Single gallon jugs don’t have any of these.  They’re meant to be disposable, so their thin material absorbs impurities from the environment.  Their odd shape and small capacity take up too much space.  And in an emergency, you’ll have to move them one gallon at a time.  They’re not very stackable, either, so even if you have time to load them, you probably won’t have room.

The game becomes getting the amount of storage you need that fits the requirements above, as cheaply as possible.  I think about it in terms of cost per gallon.  You can buy 30+ gallon drums, but they’re surprisingly costly, and you will never be able to load it into a vehicle.  I found the best solution is a cube-ish container holding 8 gallons or less.  Water weighs 8 pounds per gallon, so anything more is impossible to lift without extra tools.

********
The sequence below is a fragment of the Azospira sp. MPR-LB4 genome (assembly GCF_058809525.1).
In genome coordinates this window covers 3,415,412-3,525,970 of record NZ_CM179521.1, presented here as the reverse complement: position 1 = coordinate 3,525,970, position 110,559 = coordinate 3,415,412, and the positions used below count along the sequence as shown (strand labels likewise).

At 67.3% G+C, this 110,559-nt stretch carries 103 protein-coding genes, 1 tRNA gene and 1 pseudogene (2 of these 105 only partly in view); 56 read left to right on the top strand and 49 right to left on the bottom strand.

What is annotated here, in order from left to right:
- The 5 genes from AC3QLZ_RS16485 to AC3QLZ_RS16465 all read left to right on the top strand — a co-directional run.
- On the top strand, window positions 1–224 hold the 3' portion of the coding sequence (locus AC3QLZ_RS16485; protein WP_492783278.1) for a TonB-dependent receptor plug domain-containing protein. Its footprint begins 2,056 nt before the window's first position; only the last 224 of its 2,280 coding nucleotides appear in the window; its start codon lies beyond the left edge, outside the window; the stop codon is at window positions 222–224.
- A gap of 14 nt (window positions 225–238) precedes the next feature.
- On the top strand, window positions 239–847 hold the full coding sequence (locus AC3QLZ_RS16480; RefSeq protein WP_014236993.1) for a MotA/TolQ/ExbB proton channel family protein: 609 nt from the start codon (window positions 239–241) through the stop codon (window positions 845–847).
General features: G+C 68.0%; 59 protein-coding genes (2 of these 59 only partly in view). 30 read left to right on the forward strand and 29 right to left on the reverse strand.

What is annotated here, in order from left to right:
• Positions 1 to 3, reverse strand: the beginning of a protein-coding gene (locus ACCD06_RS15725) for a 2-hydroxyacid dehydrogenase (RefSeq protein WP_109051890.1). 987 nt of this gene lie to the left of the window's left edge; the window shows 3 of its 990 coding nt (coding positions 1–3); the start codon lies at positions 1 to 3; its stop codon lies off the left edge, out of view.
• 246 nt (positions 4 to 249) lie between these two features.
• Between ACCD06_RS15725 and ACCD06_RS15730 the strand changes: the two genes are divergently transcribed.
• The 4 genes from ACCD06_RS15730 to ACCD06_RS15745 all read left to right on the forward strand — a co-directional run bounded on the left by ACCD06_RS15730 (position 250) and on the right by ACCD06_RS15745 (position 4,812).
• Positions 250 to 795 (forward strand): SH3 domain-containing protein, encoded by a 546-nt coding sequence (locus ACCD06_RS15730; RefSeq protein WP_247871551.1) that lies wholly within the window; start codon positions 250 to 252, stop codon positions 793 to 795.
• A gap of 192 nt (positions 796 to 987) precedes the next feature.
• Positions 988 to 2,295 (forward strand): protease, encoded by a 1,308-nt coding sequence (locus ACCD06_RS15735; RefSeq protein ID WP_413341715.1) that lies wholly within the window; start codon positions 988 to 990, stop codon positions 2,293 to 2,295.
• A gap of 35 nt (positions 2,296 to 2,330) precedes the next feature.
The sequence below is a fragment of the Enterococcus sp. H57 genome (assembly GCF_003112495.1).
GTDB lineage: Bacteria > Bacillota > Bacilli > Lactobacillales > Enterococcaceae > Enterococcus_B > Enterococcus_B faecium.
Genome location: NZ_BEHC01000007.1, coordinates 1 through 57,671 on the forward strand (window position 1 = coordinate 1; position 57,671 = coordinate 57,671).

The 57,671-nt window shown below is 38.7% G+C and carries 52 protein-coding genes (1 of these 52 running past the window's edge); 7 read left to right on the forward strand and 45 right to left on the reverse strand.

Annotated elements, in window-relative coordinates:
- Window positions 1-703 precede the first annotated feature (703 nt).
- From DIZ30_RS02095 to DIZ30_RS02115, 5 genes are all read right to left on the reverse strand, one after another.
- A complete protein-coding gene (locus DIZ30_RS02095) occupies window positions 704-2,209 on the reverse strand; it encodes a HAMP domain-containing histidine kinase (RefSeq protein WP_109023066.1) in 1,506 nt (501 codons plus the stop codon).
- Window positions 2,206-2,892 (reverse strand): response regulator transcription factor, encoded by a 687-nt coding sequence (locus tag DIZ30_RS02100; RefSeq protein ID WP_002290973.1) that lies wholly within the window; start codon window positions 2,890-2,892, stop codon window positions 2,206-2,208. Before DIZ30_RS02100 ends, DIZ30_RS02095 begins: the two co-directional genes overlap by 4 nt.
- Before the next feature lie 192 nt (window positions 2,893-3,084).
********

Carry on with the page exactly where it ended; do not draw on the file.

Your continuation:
So without further ado, I give you the best options I’ve found:

This six gallon container isn't very stackable, but it's easy to carry.

This six gallon container isn't very stackable, but it's easy to carry.

This container is a pain in the ass to carry, but you can't beat the cube shape and stackability.

This container is a pain in the ass to carry, but you can't beat the cube shape and stackability.

While I’m not a big fan of Wal-Mart, these are the same high-quality water containers you can get at sporting goods stores like Bass Pro Shop and Cabela’s, but much cheaper.  The first holds 6 gallons, weighing under 50 pounds when full.  The slim form makes it easy to carry one in each hand if you can.  It’s also easier to carry if the larger container’s extra 8 pounds of water is too daunting.  It’s $10 at Wal-Mart.